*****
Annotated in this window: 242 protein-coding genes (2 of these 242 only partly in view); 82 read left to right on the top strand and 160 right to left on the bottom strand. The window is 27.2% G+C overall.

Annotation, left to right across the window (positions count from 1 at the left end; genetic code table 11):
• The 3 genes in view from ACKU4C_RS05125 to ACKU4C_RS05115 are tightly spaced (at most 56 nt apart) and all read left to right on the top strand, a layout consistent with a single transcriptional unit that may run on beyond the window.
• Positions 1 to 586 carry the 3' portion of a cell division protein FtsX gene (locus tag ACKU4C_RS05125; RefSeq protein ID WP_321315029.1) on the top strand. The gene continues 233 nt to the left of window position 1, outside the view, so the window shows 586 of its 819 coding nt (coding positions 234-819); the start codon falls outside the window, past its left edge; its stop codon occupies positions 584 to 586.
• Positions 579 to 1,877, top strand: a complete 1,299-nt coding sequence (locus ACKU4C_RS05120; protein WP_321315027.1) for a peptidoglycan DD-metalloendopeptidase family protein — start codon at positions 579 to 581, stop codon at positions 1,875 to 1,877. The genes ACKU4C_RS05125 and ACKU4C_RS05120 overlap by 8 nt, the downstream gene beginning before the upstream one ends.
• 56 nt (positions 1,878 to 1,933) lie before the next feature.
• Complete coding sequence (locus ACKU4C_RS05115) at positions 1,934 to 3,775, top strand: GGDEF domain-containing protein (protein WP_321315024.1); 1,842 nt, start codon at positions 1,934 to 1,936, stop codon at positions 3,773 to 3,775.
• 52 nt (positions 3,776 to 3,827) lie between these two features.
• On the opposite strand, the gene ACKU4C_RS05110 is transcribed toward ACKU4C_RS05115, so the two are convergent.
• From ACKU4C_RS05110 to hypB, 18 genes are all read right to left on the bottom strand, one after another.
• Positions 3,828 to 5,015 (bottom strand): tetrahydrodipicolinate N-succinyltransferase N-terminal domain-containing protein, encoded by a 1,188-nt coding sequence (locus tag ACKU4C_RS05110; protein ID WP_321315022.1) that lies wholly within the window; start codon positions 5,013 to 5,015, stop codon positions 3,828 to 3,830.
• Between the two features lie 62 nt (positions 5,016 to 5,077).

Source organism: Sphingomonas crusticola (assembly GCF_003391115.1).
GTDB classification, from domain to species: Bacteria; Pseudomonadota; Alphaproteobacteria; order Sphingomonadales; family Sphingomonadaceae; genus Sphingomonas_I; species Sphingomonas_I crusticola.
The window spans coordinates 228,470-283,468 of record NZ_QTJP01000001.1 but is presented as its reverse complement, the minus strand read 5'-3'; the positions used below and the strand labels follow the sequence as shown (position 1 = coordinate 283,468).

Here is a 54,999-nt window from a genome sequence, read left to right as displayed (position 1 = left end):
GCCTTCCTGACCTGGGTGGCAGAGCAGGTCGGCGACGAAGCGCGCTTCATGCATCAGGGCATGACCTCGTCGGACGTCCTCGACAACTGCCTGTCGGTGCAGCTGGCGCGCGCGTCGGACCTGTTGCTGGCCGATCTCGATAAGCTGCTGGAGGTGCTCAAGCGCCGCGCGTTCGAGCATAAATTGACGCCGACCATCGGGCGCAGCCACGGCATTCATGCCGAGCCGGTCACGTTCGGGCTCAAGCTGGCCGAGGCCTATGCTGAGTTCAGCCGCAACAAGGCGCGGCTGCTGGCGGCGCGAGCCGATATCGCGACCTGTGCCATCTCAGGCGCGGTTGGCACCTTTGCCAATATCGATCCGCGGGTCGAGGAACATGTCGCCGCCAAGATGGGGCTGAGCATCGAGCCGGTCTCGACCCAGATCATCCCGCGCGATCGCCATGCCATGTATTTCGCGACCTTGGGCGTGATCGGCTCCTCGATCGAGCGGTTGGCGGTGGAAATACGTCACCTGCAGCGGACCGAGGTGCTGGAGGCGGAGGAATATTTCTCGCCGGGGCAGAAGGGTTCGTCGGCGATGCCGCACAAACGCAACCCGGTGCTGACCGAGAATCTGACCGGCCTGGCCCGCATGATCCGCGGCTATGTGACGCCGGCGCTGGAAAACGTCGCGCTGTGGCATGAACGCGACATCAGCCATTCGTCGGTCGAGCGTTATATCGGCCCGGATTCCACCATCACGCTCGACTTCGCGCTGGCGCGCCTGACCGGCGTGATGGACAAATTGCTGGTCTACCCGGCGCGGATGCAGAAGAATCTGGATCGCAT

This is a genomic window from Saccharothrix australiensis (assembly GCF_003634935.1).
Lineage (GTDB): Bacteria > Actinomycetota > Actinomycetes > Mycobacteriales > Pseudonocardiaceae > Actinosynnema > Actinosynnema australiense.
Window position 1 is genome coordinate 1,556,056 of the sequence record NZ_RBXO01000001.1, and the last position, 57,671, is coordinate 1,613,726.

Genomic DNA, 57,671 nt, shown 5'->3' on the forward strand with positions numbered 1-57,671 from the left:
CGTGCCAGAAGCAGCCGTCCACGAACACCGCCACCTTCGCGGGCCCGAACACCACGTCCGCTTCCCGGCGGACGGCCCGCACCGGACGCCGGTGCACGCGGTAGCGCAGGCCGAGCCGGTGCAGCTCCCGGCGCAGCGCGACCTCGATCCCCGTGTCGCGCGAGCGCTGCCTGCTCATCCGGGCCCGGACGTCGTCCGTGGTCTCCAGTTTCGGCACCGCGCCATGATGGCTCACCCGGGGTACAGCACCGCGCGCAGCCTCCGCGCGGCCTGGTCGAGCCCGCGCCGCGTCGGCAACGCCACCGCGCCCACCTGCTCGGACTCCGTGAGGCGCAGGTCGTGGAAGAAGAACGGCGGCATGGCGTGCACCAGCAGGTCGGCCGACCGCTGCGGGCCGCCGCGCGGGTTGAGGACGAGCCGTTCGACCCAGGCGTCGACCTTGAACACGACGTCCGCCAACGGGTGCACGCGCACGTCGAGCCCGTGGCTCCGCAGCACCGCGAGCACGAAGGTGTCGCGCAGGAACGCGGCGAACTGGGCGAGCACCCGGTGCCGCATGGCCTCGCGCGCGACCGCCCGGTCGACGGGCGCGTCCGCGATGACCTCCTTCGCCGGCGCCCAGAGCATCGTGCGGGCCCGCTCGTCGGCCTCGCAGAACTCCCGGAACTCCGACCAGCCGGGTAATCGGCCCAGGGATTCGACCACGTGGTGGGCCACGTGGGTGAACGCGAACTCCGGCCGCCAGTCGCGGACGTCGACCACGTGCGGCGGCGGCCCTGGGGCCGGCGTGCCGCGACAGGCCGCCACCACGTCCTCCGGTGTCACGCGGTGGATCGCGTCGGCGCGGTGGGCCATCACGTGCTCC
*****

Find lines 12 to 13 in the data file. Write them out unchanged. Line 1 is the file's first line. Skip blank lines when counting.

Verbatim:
• Between the two features lie 62 nt (positions 5,016 to 5,077).

Source organism: Sphingomonas crusticola (assembly GCF_003391115.1).